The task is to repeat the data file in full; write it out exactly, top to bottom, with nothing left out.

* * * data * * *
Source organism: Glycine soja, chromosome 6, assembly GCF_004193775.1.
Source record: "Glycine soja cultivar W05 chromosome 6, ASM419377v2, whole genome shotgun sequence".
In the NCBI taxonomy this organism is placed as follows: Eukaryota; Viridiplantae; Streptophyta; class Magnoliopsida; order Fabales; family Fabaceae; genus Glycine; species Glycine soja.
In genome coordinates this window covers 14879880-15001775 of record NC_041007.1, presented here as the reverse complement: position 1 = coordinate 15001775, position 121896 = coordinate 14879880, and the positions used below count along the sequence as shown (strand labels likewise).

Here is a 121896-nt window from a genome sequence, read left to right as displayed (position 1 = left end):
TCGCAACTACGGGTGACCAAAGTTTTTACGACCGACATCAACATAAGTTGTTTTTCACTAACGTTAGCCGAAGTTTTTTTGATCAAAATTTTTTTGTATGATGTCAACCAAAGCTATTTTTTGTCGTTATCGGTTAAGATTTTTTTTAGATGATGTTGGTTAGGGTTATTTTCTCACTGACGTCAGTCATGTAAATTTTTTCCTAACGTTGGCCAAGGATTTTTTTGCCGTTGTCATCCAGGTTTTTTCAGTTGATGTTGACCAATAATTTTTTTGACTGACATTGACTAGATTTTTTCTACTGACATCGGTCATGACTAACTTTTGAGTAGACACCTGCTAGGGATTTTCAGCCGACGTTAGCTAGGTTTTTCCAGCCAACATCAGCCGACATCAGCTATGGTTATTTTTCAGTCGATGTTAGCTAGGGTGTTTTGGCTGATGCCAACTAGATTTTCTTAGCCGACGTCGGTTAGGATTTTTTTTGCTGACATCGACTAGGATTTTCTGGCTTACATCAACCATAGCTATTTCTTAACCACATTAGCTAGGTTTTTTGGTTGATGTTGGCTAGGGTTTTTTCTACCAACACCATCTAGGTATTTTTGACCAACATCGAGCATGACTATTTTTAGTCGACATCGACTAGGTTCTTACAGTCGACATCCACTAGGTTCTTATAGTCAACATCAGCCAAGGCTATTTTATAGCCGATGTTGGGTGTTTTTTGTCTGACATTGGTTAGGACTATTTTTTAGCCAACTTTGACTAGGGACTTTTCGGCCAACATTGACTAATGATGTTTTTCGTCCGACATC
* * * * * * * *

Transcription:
Source organism: Glycine soja, chromosome 6, assembly GCF_004193775.1.
Source record: "Glycine soja cultivar W05 chromosome 6, ASM419377v2, whole genome shotgun sequence".
In the NCBI taxonomy this organism is placed as follows: Eukaryota; Viridiplantae; Streptophyta; class Magnoliopsida; order Fabales; family Fabaceae; genus Glycine; species Glycine soja.
In genome coordinates this window covers 14879880-15001775 of record NC_041007.1, presented here as the reverse complement: position 1 = coordinate 15001775, position 121896 = coordinate 14879880, and the positions used below count along the sequence as shown (strand labels likewise).

Here is a 121896-nt window from a genome sequence, read left to right as displayed (position 1 = left end):
TCGCAACTACGGGTGACCAAAGTTTTTACGACCGACATCAACATAAGTTGTTTTTCACTAACGTTAGCCGAAGTTTTTTTGATCAAAATTTTTTTGTATGATGTCAACCAAAGCTATTTTTTGTCGTTATCGGTTAAGATTTTTTTTAGATGATGTTGGTTAGGGTTATTTTCTCACTGACGTCAGTCATGTAAATTTTTTCCTAACGTTGGCCAAGGATTTTTTTGCCGTTGTCATCCAGGTTTTTTCAGTTGATGTTGACCAATAATTTTTTTGACTGACATTGACTAGATTTTTTCTACTGACATCGGTCATGACTAACTTTTGAGTAGACACCTGCTAGGGATTTTCAGCCGACGTTAGCTAGGTTTTTCCAGCCAACATCAGCCGACATCAGCTATGGTTATTTTTCAGTCGATGTTAGCTAGGGTGTTTTGGCTGATGCCAACTAGATTTTCTTAGCCGACGTCGGTTAGGATTTTTTTTGCTGACATCGACTAGGATTTTCTGGCTTACATCAACCATAGCTATTTCTTAACCACATTAGCTAGGTTTTTTGGTTGATGTTGGCTAGGGTTTTTTCTACCAACACCATCTAGGTATTTTTGACCAACATCGAGCATGACTATTTTTAGTCGACATCGACTAGGTTCTTACAGTCGACATCCACTAGGTTCTTATAGTCAACATCAGCCAAGGCTATTTTATAGCCGATGTTGGGTGTTTTTTGTCTGACATTGGTTAGGACTATTTTTTAGCCAACTTTGACTAGGGACTTTTCGGCCAACATTGACTAATGATGTTTTTCGTCCGACATC